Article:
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How I stopped comparing myself to the ideal “yoga body” that doesn’t actually exist
I found my yoga teacher, Joy, when my oldest daughter was 4 months old. In the middle of deep postpartum anxiety, taking her class was the first time I left the baby and did something entirely for myself. I chose Joy’s class because she taught “curvy yoga.” I hoped I would find a safe space to practice without feeling like an outsider because of my body.
For five years, I followed Joy through different studios, and every class brought new ways to challenge myself and work with my body instead of treating it like a hindrance. Belly limiting your movement? Let’s adjust. This doesn’t work for you? Let’s try something else. Joy never sidelined a student for not fitting a predetermined idea of how yoga practice should look.
When Joy announced that she was taking a sabbatical from teaching, I had to figure out what yoga looks like for me, without her and our familiar judgment-free classes.
Trying to scratch out a start to this new path, I asked Joy, “What is your philosophy for yoga?” Instead she gave me her philosophy for life: “I exist.”
“As I have been teaching,” she said, “I am seeing it in everyone—that they too want to exist.”
One summer Saturday afternoon, about a dozen of us sat on mats around the loft studio for Joy’s last curvy yoga workshop before her sabbatical. We chatted about parking and the weather, then a deeper conversation began: Why had we each joined a curvy yoga workshop that day? A confessional of inexperience and insecurities followed.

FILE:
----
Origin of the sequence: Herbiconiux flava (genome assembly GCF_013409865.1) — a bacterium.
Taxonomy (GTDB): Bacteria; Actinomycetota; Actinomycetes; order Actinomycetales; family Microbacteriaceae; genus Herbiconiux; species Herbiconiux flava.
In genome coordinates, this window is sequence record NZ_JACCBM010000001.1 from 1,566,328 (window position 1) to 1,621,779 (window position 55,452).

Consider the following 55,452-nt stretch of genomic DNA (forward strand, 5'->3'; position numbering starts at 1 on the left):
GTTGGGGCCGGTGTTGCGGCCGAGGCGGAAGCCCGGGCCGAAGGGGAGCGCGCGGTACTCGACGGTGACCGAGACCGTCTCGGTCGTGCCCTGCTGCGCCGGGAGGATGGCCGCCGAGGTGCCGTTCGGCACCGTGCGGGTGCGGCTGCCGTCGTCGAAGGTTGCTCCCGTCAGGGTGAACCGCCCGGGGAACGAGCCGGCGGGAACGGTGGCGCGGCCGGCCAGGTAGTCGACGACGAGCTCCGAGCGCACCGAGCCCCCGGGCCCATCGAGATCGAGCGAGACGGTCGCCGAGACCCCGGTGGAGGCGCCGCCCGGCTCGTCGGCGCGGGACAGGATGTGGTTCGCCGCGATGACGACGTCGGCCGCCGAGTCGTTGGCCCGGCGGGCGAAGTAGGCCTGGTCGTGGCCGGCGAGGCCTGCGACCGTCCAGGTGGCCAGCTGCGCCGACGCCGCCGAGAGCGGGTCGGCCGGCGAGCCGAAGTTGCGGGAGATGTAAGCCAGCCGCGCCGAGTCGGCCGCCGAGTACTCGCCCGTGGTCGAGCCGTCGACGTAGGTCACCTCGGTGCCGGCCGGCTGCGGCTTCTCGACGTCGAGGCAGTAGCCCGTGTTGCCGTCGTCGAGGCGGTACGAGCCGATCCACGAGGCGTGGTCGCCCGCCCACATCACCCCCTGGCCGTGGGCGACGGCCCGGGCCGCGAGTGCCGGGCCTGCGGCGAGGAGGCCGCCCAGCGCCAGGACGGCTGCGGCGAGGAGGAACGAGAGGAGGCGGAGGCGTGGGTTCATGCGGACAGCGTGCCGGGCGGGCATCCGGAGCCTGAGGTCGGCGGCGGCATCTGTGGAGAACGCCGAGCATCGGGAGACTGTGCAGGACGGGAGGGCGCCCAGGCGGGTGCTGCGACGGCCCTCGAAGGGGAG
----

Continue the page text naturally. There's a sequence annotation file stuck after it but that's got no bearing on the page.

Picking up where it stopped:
I listened to women who were taking their first-ever yoga class and were drawn to Joy because she used the “curvy yoga” label. They talked about how they never felt like they had the right body type for yoga, so they were too intimidated to join a room full of “yoga bodies.” I also listened to Joy’s regular curvy yoga students bemoan her break from teaching and their fears of finding a new class where they can fit in.
I thought about the times in class when a folding or twisting pose made anger swell up from deep in my long-hated gut — all the times yoga was a physical expression of my emotions.
I weigh 250 pounds; I do not have a “yoga body,” but there is no such thing as a yoga body.
I have a body, and I have yoga.
Books and Instagram accounts tell the stories of curvy yogis and nontraditional yoga practitioners. When I google images of “yoga body” today, the first few results are pictures of Jessamyn Stanley, author of Every Body Yoga: Let Go of Fear, Get On the Mat, Love Your Body. Stanley and Anna Guest-Jelly, founder of a Curvy Yoga-branded teacher training program and author of Curvy Yoga: Love Yourself & Your Body a Little More Each Day, challenge assumptions about what yoga looks like and who can practice. Dana Falsetti’s Instagram is filled with daring poses and minimal clothing, a striking image against the idea that bendy yogis MUST be small and taut.
These women are challenging expectations associated with yoga, and I want to do the same. So when my teacher left, I retained these lessons:
I am my own teacher.
I had a mission when I went to Joy’s last workshop—to figure out what I would do next. In the quiet of savasana and deep breath, I wondered, what would Joy tell me to do? I imagined her response at once both compassionate and DGAF: “You figure it out. This is not about me.”
Yoga is for every body.
We are doing accidental yoga all day. My two-year-old executes a perfect downward-facing dog before her sister tickle-tackles her. Both the pose and the laughter are yoga. On the rug, my husband grimaces into an awkward frog pose to loosen up after a long run. I suggest a modification because “Joy says…” Both the pose and the communication are aspects of yoga. The practice does not only consist of people perched on mats, defying gravity and joint mechanics.
Practicing yoga when others think we don’t belong is a subversive act. It allows us to be an ambassador for all those people who are too nervous to take that first class.